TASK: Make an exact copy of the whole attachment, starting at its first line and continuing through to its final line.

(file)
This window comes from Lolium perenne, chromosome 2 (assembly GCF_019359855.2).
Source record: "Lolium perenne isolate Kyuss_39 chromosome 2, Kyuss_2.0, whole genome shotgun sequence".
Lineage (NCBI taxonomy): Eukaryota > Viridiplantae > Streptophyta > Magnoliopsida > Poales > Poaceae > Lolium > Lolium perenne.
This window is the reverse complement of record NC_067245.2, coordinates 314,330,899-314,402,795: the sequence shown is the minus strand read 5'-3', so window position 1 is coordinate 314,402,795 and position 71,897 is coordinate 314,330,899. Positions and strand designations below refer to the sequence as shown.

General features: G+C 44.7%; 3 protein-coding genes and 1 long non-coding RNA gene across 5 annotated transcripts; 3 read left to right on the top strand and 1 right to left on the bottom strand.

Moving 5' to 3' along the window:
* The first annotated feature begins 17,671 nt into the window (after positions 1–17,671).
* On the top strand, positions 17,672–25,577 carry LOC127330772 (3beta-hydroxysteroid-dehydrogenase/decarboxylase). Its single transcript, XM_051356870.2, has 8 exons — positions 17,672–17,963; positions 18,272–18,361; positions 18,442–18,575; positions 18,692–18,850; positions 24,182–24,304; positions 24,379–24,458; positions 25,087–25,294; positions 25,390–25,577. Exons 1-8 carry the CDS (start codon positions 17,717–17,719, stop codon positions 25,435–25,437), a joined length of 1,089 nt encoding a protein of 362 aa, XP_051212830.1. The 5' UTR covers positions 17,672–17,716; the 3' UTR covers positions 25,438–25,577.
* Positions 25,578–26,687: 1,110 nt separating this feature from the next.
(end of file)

This window comes from Lolium perenne, chromosome 2 (assembly GCF_019359855.2).
Source record: "Lolium perenne isolate Kyuss_39 chromosome 2, Kyuss_2.0, whole genome shotgun sequence".
Lineage (NCBI taxonomy): Eukaryota > Viridiplantae > Streptophyta > Magnoliopsida > Poales > Poaceae > Lolium > Lolium perenne.
This window is the reverse complement of record NC_067245.2, coordinates 314,330,899-314,402,795: the sequence shown is the minus strand read 5'-3', so window position 1 is coordinate 314,402,795 and position 71,897 is coordinate 314,330,899. Positions and strand designations below refer to the sequence as shown.

General features: G+C 44.7%; 3 protein-coding genes and 1 long non-coding RNA gene across 5 annotated transcripts; 3 read left to right on the top strand and 1 right to left on the bottom strand.

Moving 5' to 3' along the window:
* The first annotated feature begins 17,671 nt into the window (after positions 1–17,671).
* On the top strand, positions 17,672–25,577 carry LOC127330772 (3beta-hydroxysteroid-dehydrogenase/decarboxylase). Its single transcript, XM_051356870.2, has 8 exons — positions 17,672–17,963; positions 18,272–18,361; positions 18,442–18,575; positions 18,692–18,850; positions 24,182–24,304; positions 24,379–24,458; positions 25,087–25,294; positions 25,390–25,577. Exons 1-8 carry the CDS (start codon positions 17,717–17,719, stop codon positions 25,435–25,437), a joined length of 1,089 nt encoding a protein of 362 aa, XP_051212830.1. The 5' UTR covers positions 17,672–17,716; the 3' UTR covers positions 25,438–25,577.
* Positions 25,578–26,687: 1,110 nt separating this feature from the next.